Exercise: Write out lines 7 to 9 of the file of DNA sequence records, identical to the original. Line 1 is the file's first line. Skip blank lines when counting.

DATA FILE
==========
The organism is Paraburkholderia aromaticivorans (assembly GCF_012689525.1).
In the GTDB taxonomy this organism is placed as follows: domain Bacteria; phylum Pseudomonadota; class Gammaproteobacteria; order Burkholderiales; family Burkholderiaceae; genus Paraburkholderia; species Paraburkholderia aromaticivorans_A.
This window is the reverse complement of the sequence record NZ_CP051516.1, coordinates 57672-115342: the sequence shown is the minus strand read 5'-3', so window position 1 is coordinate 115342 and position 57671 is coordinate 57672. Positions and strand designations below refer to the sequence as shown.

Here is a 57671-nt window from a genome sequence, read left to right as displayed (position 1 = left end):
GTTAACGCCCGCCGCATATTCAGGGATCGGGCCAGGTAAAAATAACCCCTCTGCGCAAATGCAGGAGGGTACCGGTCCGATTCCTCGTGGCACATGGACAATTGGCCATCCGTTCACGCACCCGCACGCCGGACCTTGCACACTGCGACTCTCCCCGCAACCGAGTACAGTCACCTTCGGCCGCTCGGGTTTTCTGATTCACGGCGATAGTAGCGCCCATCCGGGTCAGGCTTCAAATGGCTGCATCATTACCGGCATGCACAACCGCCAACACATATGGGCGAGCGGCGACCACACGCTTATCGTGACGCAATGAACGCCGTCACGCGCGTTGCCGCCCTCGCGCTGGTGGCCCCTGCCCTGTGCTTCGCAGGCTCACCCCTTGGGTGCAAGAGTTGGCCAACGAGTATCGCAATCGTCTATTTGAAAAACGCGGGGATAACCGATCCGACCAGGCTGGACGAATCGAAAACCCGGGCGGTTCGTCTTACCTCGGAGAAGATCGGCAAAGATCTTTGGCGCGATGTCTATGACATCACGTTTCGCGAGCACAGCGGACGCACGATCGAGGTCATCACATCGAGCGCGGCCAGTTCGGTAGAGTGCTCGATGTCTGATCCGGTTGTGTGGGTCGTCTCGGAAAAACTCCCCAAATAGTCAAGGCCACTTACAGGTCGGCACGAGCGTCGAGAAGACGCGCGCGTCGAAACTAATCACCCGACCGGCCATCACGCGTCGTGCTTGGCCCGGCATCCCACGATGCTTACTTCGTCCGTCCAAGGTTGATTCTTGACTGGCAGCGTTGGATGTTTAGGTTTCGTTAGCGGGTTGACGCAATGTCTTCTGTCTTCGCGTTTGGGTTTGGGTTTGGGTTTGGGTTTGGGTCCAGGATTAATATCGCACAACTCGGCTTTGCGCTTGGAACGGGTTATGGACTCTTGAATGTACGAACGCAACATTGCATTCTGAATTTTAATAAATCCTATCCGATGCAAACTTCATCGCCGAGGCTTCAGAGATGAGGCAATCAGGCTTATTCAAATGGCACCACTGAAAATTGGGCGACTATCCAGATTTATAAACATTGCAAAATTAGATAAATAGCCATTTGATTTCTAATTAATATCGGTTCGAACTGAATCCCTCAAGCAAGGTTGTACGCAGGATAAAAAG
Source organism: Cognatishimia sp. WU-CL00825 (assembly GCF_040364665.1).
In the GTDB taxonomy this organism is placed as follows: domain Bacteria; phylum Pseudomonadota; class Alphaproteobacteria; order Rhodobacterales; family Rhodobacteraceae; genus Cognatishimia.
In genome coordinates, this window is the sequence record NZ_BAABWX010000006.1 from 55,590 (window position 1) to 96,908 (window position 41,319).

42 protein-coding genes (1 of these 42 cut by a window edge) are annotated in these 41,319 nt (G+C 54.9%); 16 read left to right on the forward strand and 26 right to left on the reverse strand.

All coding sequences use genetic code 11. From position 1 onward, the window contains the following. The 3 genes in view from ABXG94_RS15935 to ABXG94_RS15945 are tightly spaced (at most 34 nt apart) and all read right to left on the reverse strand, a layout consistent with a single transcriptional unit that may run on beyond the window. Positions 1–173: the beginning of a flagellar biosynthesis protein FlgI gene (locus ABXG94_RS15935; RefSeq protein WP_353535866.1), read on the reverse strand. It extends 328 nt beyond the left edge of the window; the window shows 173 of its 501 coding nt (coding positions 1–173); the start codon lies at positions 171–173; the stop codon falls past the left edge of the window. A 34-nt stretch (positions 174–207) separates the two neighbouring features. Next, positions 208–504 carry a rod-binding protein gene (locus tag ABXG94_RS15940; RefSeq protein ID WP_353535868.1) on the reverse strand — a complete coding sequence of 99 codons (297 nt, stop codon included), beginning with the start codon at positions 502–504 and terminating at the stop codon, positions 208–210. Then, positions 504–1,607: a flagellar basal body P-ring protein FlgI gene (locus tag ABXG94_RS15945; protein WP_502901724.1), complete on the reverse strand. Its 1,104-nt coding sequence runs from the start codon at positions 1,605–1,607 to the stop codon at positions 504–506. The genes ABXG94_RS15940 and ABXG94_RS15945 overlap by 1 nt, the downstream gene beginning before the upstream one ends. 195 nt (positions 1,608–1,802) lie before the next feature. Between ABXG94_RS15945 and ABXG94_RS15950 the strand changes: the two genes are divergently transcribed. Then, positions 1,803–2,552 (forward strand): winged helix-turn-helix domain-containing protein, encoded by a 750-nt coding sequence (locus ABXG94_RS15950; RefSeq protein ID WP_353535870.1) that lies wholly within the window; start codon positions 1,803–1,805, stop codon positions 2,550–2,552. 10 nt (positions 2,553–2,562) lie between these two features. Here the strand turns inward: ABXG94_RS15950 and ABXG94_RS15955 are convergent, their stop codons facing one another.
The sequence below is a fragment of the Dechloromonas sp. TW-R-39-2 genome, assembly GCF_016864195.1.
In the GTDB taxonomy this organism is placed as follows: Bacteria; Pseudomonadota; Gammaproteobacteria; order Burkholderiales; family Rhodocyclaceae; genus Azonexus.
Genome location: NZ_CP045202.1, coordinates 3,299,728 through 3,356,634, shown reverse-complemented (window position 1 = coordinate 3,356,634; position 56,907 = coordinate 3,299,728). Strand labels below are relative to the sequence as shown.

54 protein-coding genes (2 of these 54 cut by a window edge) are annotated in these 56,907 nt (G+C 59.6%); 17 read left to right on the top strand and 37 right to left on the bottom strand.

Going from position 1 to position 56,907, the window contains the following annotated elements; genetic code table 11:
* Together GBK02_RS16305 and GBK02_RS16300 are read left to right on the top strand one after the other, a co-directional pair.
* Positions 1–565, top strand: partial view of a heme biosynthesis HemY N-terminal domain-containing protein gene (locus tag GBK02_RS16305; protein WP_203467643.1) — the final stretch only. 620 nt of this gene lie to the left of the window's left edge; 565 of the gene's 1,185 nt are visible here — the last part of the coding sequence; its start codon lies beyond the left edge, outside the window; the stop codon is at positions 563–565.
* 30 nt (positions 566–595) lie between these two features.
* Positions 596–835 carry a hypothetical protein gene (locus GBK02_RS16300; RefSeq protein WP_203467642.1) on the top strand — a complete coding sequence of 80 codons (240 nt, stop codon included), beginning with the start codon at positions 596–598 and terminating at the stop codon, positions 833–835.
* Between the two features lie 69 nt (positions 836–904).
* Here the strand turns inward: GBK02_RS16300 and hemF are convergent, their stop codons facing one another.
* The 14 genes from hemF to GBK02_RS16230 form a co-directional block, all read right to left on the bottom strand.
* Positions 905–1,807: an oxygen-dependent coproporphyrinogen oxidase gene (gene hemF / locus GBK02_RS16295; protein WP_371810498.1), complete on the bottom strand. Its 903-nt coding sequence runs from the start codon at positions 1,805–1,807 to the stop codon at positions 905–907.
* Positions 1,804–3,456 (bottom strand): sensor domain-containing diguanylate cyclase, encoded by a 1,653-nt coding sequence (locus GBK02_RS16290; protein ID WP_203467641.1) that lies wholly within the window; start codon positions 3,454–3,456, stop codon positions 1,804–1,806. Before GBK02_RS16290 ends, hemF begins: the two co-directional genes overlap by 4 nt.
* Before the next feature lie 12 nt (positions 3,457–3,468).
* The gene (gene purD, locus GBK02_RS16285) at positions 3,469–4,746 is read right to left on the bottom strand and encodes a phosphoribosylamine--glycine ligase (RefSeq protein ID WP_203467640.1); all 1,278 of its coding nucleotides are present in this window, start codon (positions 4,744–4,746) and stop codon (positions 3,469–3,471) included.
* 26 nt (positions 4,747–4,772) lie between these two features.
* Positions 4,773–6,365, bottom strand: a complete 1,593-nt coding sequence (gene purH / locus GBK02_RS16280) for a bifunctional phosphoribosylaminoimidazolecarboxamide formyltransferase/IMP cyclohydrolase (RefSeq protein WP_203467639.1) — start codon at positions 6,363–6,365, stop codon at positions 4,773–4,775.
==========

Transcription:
In the GTDB taxonomy this organism is placed as follows: domain Bacteria; phylum Pseudomonadota; class Alphaproteobacteria; order Rhodobacterales; family Rhodobacteraceae; genus Cognatishimia.
In genome coordinates, this window is the sequence record NZ_BAABWX010000006.1 from 55,590 (window position 1) to 96,908 (window position 41,319).

42 protein-coding genes (1 of these 42 cut by a window edge) are annotated in these 41,319 nt (G+C 54.9%); 16 read left to right on the forward strand and 26 right to left on the reverse strand.